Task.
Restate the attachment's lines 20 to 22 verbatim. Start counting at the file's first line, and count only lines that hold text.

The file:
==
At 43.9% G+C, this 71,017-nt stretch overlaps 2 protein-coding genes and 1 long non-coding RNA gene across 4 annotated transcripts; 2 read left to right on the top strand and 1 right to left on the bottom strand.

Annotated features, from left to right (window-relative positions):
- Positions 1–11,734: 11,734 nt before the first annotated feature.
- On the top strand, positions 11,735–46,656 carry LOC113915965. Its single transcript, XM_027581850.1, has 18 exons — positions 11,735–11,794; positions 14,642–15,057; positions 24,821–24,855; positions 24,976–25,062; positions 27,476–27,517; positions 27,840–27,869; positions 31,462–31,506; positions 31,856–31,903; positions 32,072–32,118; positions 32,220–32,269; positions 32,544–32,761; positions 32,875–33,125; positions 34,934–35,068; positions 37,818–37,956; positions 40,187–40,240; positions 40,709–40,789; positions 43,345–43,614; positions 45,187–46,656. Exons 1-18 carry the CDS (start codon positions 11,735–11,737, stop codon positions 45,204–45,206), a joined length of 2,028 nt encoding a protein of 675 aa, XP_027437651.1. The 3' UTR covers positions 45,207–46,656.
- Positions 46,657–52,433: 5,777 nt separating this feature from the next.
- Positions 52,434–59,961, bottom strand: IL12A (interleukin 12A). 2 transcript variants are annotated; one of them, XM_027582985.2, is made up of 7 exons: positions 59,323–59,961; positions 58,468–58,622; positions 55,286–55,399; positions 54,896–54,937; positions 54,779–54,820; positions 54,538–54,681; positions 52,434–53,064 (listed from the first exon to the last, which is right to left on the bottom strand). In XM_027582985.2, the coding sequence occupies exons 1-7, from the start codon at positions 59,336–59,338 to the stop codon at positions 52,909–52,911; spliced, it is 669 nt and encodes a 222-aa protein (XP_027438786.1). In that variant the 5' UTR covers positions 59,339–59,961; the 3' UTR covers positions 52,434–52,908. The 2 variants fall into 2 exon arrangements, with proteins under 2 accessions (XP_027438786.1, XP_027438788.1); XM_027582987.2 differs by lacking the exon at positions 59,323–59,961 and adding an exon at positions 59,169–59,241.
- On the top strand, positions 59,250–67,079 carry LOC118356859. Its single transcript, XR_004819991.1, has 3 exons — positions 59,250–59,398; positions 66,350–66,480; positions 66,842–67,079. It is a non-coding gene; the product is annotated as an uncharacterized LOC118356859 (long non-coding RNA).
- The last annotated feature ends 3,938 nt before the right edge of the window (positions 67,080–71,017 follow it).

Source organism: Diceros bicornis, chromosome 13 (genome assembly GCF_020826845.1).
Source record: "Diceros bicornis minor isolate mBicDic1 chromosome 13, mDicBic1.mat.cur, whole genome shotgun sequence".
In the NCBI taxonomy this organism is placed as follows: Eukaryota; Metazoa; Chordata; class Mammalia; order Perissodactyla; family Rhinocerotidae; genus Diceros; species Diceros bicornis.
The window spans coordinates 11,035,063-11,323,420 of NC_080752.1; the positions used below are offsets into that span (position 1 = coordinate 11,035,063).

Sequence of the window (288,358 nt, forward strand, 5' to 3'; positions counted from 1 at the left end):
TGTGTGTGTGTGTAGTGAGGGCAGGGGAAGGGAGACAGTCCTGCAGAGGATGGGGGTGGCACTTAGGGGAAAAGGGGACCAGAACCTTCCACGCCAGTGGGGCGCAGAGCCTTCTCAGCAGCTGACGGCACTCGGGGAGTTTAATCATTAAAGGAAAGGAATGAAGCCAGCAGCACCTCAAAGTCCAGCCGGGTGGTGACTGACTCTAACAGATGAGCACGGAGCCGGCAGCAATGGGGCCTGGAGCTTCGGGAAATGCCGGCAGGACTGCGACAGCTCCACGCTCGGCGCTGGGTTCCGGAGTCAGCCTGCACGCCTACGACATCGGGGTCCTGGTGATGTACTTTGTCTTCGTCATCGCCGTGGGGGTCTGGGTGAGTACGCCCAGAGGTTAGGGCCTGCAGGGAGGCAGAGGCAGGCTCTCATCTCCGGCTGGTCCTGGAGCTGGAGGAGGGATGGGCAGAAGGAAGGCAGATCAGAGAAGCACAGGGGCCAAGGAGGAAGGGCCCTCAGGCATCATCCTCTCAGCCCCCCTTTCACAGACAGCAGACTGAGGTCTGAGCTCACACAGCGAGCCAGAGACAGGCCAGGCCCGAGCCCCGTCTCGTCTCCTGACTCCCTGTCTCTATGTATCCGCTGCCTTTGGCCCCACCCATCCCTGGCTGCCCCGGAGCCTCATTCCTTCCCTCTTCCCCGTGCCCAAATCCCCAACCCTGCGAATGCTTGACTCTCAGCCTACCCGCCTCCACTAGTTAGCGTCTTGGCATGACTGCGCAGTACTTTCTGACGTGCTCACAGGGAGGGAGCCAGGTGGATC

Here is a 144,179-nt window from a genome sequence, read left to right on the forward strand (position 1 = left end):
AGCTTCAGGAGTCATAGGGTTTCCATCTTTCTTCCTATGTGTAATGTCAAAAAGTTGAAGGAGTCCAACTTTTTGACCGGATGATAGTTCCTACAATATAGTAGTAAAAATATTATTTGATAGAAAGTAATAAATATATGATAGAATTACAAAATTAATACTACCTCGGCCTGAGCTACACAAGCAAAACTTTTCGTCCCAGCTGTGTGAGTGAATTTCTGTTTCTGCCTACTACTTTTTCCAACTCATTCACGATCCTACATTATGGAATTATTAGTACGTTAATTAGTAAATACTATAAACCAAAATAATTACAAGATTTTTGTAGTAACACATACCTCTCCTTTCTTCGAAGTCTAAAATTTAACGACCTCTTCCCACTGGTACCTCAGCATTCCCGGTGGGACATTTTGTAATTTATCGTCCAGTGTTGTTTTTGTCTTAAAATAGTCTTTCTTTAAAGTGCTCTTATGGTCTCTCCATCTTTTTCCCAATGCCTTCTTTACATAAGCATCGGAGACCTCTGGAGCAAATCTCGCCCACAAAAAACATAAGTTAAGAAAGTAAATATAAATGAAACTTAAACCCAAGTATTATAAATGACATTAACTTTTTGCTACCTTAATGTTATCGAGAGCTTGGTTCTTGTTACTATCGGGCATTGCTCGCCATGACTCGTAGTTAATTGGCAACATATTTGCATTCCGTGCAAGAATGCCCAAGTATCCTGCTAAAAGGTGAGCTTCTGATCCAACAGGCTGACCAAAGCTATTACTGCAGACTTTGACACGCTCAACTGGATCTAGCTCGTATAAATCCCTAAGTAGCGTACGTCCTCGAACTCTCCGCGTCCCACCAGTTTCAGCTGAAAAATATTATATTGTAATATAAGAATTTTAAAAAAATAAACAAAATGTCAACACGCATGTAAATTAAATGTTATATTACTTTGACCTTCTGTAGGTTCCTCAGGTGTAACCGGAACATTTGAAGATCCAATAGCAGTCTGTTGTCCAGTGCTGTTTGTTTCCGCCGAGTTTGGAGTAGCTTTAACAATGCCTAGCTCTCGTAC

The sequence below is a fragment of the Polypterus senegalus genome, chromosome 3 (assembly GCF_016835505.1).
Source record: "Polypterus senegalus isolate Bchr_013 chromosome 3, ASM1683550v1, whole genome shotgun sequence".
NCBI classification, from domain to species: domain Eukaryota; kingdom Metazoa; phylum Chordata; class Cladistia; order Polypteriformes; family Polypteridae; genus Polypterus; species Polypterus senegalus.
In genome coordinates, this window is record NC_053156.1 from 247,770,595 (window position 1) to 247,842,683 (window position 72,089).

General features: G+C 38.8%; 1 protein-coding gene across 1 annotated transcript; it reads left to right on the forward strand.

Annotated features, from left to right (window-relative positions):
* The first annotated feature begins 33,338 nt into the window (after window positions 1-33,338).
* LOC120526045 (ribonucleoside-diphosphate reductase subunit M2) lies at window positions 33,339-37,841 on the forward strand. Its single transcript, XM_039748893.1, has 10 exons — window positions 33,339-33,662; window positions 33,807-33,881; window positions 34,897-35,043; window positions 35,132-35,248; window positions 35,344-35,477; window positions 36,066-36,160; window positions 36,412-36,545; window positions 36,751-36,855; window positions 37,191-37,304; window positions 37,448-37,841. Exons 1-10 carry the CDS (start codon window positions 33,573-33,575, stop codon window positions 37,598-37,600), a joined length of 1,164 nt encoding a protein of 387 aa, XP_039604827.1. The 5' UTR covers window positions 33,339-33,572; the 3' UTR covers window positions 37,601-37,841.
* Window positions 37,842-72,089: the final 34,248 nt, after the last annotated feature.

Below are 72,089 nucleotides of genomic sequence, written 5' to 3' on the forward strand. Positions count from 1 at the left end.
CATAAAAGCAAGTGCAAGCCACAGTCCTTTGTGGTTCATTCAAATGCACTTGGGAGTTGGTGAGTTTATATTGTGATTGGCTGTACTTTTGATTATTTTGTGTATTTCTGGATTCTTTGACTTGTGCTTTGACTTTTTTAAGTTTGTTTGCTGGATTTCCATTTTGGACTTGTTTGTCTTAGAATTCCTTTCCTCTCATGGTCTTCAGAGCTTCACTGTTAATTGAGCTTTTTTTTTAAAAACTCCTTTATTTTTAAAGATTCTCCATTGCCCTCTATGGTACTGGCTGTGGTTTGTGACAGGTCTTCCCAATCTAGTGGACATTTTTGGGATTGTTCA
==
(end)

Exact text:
In genome coordinates, this window is record NC_053156.1 from 247,770,595 (window position 1) to 247,842,683 (window position 72,089).

General features: G+C 38.8%; 1 protein-coding gene across 1 annotated transcript; it reads left to right on the forward strand.

Annotated features, from left to right (window-relative positions):